noplacelikehome

10+ Year Member
Apr 18, 2007
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MD/PhD Student
I'm sorry, this is probably just complaining, but does anyone have any advice?

test scheduled next Thursday.
still getting a steady 52-58% in Kaplan (about the same as when I started studying for this thing....)
took an NBME last week - 370. ugh. 192 on the test.
Been studying for 12 weeks. Burnt out half way through, even more so now. Just wasn't passing then and pushed the test back enough to start over at the beginning studying.
I don't care if I do well anymore, I just have to get past this thing and do something else. Can't take any more of this.
I think I'm still missing all the easy stuff, I just can't memorize it. I've tried, but it just doesn't stick for longer than a day or two. The rest I feel like I've never seen before, even though I know that's not true.
I did ok in medical school (and went to a very good school), finished second year classes a couple of months ago, so I shoudn't be having this much trouble.

I'm at a loss - What would you do? Take the test? Take a couple of months to do something else and then start studying again?
If I should just take it, what would you do in the last week to get up to definitely passing?
 

bluntdissector

10+ Year Member
5+ Year Member
Aug 20, 2008
313
5
Status
Medical Student
I'm sorry, this is probably just complaining, but does anyone have any advice?

test scheduled next Thursday.
still getting a steady 52-58% in Kaplan (about the same as when I started studying for this thing....)
took an NBME last week - 370. ugh. 192 on the test.
Been studying for 12 weeks. Burnt out half way through, even more so now. Just wasn't passing then and pushed the test back enough to start over at the beginning studying.
I don't care if I do well anymore, I just have to get past this thing and do something else. Can't take any more of this.
I think I'm still missing all the easy stuff, I just can't memorize it. I've tried, but it just doesn't stick for longer than a day or two. The rest I feel like I've never seen before, even though I know that's not true.
I did ok in medical school (and went to a very good school), finished second year classes a couple of months ago, so I shoudn't be having this much trouble.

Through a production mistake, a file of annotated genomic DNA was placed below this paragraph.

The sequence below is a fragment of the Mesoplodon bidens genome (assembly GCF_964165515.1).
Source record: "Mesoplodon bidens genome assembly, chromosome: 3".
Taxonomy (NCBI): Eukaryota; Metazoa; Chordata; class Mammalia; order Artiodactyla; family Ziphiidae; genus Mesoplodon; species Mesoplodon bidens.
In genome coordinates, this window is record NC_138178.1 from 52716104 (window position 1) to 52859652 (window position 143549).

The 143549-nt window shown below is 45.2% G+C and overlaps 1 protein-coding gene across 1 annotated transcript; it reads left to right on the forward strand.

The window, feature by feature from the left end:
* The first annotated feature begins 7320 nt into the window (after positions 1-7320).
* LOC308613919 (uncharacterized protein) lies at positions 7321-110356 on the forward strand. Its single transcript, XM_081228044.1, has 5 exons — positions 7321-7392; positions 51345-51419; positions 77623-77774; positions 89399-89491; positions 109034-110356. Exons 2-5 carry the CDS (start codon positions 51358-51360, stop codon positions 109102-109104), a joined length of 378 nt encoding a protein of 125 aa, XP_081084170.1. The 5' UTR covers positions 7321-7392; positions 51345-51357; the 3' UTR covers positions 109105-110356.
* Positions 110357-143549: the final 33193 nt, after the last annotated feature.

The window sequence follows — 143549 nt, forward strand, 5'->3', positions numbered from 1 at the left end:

I'm at a loss - What would you do? Take the test? Take a couple of months to do something else and then start studying again?
If I should just take it, what would you do in the last week to get up to definitely passing?
That sucks.

Too late to make big changes to your method, but you can try to go over the things you keep missing. You said you are struggling with the 'easy' things, could you give an example? Maybe these 'easy' things are minutiae that your method and Kaplan has made you focus on, instead of actually understanding what you are studying/reading. Did you did uWorld, and how was it? Which NBME did you take? How much do you study per day? Enough breaks?

Use the analysis to focus on your weak areas, and try to keep your spirits up...
 
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noplacelikehome

10+ Year Member
Apr 18, 2007
35
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Status
MD/PhD Student
I guess the easy things - I almost always know what disease the person has and something about it, but then what it's associated with? Which bacteria has a similar toxin? what chromosome is it on? what drug causes whatever side effect? Not a clue. It's kind of minutia, I guess, but I think probably relevant minutia... the stuff first aid is filled with. Two months ago I had no idea what the questions were asking, so I never bothered with that kind of stuff until later. Can usually get them if there's an easily explainable reason based on the basic pathophys, though. The rest just isn't sticking.